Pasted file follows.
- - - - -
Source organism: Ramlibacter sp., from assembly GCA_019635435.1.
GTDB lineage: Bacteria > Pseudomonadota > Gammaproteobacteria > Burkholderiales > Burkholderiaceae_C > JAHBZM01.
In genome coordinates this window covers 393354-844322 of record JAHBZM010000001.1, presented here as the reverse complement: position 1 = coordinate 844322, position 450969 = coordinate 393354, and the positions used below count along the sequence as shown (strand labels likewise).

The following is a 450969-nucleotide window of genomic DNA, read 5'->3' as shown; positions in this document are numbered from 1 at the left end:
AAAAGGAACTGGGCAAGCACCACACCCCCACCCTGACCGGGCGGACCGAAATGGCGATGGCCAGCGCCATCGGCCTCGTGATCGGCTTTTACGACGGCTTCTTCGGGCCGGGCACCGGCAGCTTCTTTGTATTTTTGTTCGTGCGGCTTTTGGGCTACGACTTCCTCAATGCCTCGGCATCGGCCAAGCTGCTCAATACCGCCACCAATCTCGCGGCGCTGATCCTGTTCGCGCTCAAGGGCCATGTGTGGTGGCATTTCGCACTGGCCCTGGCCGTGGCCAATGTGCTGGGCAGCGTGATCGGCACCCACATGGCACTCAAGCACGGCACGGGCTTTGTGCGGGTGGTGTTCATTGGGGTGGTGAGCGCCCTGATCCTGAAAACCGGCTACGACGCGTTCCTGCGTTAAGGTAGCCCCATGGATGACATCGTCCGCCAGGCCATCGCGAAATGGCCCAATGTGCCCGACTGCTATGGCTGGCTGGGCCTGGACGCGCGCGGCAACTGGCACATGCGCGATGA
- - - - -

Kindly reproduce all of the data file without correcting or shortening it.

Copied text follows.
Source organism: Ramlibacter sp., from assembly GCA_019635435.1.
GTDB lineage: Bacteria > Pseudomonadota > Gammaproteobacteria > Burkholderiales > Burkholderiaceae_C > JAHBZM01.
In genome coordinates this window covers 393354-844322 of record JAHBZM010000001.1, presented here as the reverse complement: position 1 = coordinate 844322, position 450969 = coordinate 393354, and the positions used below count along the sequence as shown (strand labels likewise).

The following is a 450969-nucleotide window of genomic DNA, read 5'->3' as shown; positions in this document are numbered from 1 at the left end:
AAAAGGAACTGGGCAAGCACCACACCCCCACCCTGACCGGGCGGACCGAAATGGCGATGGCCAGCGCCATCGGCCTCGTGATCGGCTTTTACGACGGCTTCTTCGGGCCGGGCACCGGCAGCTTCTTTGTATTTTTGTTCGTGCGGCTTTTGGGCTACGACTTCCTCAATGCCTCGGCATCGGCCAAGCTGCTCAATACCGCCACCAATCTCGCGGCGCTGATCCTGTTCGCGCTCAAGGGCCATGTGTGGTGGCATTTCGCACTGGCCCTGGCCGTGGCCAATGTGCTGGGCAGCGTGATCGGCACCCACATGGCACTCAAGCACGGCACGGGCTTTGTGCGGGTGGTGTTCATTGGGGTGGTGAGCGCCCTGATCCTGAAAACCGGCTACGACGCGTTCCTGCGTTAAGGTAGCCCCATGGATGACATCGTCCGCCAGGCCATCGCGAAATGGCCCAATGTGCCCGACTGCTATGGCTGGCTGGGCCTGGACGCGCGCGGCAACTGGCACATGCGCGATGA